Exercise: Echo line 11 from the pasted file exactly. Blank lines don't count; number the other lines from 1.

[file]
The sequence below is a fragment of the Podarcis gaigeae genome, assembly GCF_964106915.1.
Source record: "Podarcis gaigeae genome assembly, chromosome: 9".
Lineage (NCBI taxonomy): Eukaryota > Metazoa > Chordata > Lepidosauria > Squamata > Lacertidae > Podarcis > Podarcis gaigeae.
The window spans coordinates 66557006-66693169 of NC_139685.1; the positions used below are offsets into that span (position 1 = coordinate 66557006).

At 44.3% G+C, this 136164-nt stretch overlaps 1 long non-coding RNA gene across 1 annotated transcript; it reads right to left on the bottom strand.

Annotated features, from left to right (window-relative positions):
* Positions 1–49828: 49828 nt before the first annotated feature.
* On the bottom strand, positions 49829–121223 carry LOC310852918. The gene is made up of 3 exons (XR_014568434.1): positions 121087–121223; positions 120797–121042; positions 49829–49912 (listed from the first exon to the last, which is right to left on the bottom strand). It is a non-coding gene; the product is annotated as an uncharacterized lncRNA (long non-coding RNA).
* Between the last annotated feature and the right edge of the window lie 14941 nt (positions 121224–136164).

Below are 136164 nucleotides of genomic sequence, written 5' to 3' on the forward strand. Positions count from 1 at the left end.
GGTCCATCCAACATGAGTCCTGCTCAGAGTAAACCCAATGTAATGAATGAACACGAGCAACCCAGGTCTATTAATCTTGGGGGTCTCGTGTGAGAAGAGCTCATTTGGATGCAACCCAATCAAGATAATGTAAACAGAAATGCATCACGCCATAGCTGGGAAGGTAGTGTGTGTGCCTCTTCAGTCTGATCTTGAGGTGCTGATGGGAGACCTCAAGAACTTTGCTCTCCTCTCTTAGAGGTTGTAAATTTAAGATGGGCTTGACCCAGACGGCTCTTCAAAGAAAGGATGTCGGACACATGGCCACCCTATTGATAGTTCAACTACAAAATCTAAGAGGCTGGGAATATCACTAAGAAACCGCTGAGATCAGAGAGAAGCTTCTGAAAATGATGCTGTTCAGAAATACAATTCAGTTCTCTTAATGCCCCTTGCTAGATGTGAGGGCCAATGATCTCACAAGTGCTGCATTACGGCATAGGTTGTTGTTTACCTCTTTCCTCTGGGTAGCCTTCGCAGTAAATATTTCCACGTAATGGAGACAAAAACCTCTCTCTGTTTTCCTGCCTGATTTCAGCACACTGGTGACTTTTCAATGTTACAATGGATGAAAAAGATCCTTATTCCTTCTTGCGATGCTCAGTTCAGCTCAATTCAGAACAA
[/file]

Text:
GGTCCATCCAACATGAGTCCTGCTCAGAGTAAACCCAATGTAATGAATGAACACGAGCAACCCAGGTCTATTAATCTTGGGGGTCTCGTGTGAGAAGAGCTCATTTGGATGCAACCCAATCAAGATAATGTAAACAGAAATGCATCACGCCATAGCTGGGAAGGTAGTGTGTGTGCCTCTTCAGTCTGATCTTGAGGTGCTGATGGGAGACCTCAAGAACTTTGCTCTCCTCTCTTAGAGGTTGTAAATTTAAGATGGGCTTGACCCAGACGGCTCTTCAAAGAAAGGATGTCGGACACATGGCCACCCTATTGATAGTTCAACTACAAAATCTAAGAGGCTGGGAATATCACTAAGAAACCGCTGAGATCAGAGAGAAGCTTCTGAAAATGATGCTGTTCAGAAATACAATTCAGTTCTCTTAATGCCCCTTGCTAGATGTGAGGGCCAATGATCTCACAAGTGCTGCATTACGGCATAGGTTGTTGTTTACCTCTTTCCTCTGGGTAGCCTTCGCAGTAAATATTTCCACGTAATGGAGACAAAAACCTCTCTCTGTTTTCCTGCCTGATTTCAGCACACTGGTGACTTTTCAATGTTACAATGGATGAAAAAGATCCTTATTCCTTCTTGCGATGCTCAGTTCAGCTCAATTCAGAACAA